Plastic palette with cover.

Wet Palettes

Included in this category are the “Wet Palette” systems. These are low profile, flat covered plastic containers that use a thin moistened sponge with a piece of semi-absorbent paper material on top. This system can work well, but you must watch for mold growth and clean the palette on a regular basis. Refer to the manufacturer’s instructions for ways to reduce microbial growth, which often includes using small amounts of household ammonia. We have found that when misted with water or a mixture of water and OPEN Thinner on a regular basis, plastic palettes with covers can work very well without any sponge inside, as long as you keep the container closed as much as possible. The less “head room” in closed palettes like this will keep the paints wetter for a longer period.

Pre-Mixed Colors Stored in Plastic Containers with Lids:

This method expands on the traditional idea of a palette. The solution here is to pre-mix a large array of colors and store them in separate containers. These plastic containers with lids can be stored on permanent shelves in the studio, or on movable carts, or both. They should all be clearly and accurately labelled with the contents for safety purposes. For ease of selection and use, a swatch of the mixture can be put on the lid so you can easily see the dry color, along with its surface sheen and level of opacity or translucency. This can be helpful, due to the wet to dry color shift with acrylics.

These mixtures can be a lot more than just color mixes too; they can be special mixtures of paint and any medium, gel or paste that you like, in any ratio you like, that suits the way you work. You could have a whole series of very translucent glazes, for instance, or tints, or very matte or glossy or highly textural mixtures. The list is endless and this method can save time and effort in the studio trying to match colors or surfaces while working.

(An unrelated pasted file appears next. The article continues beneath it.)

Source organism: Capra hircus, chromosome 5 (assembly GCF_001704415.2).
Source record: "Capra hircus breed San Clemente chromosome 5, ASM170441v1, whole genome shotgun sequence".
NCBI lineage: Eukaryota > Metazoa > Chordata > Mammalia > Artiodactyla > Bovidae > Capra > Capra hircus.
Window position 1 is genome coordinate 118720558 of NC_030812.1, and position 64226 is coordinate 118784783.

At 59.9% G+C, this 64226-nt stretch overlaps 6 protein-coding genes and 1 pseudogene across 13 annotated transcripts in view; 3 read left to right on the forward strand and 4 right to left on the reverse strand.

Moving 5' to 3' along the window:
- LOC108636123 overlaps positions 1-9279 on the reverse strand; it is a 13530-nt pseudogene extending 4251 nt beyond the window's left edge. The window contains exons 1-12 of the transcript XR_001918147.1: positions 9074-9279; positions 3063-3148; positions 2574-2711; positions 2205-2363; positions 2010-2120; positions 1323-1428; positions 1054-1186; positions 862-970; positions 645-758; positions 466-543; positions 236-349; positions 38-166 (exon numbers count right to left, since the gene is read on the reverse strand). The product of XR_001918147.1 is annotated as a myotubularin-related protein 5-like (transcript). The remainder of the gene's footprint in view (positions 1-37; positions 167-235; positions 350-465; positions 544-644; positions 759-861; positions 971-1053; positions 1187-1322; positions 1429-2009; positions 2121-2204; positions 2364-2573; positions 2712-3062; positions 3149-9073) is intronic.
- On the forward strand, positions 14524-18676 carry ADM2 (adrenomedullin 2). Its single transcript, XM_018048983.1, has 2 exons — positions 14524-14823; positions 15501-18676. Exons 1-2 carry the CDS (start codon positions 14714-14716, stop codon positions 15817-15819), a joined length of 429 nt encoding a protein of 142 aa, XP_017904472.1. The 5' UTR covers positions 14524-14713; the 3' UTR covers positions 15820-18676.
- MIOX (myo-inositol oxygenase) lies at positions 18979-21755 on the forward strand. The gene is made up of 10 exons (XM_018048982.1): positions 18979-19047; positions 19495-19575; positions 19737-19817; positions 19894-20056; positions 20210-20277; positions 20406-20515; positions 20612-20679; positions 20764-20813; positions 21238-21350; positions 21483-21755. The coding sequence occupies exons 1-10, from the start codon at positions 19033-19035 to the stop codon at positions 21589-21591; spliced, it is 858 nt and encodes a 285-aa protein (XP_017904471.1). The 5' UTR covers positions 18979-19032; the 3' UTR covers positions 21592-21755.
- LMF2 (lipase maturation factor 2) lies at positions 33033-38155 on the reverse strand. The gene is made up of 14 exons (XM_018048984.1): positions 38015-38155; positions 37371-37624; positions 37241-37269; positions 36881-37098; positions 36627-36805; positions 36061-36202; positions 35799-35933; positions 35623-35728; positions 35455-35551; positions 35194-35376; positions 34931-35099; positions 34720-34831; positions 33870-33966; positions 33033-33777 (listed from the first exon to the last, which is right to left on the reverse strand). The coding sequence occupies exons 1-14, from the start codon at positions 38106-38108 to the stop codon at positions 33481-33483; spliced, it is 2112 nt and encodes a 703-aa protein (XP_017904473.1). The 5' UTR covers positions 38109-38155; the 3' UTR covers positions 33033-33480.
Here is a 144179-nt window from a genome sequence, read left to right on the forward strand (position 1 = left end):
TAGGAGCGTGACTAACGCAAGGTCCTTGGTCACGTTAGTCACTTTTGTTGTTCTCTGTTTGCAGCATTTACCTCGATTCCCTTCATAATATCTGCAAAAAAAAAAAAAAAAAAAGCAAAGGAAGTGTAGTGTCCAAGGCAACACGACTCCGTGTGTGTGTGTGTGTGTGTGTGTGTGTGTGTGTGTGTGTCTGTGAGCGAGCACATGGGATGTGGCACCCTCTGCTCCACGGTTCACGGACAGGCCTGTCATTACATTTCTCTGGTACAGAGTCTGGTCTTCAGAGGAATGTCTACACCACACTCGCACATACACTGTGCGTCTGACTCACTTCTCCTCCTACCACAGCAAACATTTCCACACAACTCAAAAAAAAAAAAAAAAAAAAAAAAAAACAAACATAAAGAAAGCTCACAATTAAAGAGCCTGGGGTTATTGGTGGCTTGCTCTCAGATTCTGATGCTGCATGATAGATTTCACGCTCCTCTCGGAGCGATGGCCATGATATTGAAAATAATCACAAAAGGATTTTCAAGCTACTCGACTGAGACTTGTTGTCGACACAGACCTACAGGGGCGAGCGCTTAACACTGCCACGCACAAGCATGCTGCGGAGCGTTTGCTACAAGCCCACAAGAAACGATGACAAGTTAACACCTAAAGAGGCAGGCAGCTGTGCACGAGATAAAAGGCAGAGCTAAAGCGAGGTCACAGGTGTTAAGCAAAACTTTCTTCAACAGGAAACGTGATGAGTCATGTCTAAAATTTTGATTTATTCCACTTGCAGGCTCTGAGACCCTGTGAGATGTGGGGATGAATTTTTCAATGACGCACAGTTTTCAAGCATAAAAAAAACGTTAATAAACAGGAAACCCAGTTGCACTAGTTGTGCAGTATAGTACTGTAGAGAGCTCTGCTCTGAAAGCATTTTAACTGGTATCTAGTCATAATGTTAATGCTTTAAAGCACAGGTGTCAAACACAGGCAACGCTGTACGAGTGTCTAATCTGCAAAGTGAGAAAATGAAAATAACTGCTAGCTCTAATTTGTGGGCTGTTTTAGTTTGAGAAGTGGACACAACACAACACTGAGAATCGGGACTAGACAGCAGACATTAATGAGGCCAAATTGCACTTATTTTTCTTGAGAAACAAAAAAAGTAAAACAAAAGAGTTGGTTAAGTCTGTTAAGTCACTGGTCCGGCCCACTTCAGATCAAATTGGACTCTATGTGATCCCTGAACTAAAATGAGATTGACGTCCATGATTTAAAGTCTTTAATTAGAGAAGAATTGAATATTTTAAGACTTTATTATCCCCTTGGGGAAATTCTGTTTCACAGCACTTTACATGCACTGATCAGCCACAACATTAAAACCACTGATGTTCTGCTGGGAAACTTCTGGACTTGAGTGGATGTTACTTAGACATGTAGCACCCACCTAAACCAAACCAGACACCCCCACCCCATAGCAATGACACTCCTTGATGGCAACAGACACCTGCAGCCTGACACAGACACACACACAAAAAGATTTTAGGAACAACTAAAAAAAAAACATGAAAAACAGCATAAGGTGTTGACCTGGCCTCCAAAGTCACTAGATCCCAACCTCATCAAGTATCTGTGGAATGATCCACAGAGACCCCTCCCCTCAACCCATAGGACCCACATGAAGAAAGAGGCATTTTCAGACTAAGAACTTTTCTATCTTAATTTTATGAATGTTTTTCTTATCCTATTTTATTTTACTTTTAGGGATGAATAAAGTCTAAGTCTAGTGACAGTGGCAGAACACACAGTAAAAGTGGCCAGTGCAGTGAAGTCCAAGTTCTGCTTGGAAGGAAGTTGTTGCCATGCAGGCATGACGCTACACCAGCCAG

This method can streamline your work flow in the studio as your colors and color and medium mixtures will be readily available and can include many more choices and options than you could mix up on a single small surface. Reusing empty paint or medium jars can save on plastics. Empty paint tubes and jars can be purchased at art stores. For any paints, mediums or mixtures stored in containers, it is very important to clearly label the containers with all the ingredients used for future reference and for product identification in case of accidental ingestion by pets or children.

Airtight lids, keeping the lids on when not in use, and storing the containers in a cool place out of sunlight are necessary to keep the paint mixtures from drying out. If using water in such mixtures, make sure to use distilled water in order to avoid or reduce microbial growth and adding a few drops of clear household ammonia to these mixtures can also help in this regard. Mixtures with no water added will not typically have these issues.

CONCLUSION

Choose a method that fits best with the way you work. These options can be used alone or in combination. Drying time will be highly variable due to the weather and climate where you live or the indoor environment. Air conditioning can create a much drier situation that can speed up drying. In lieu of living in or near a rain forest, using a humidifier in your studio can be very helpful in slowing the drying time. The overarching thought here is to create a system that takes into account and works within the natural parameters of waterborne acrylics, so your studio experience allows you to work as freely as possible.

 

OPEN Thinner: http://www.goldenpaints.com/technicalinfo_openthin

Retarder: https://www.goldenpaints.com/products/medium-gels-pastes/additives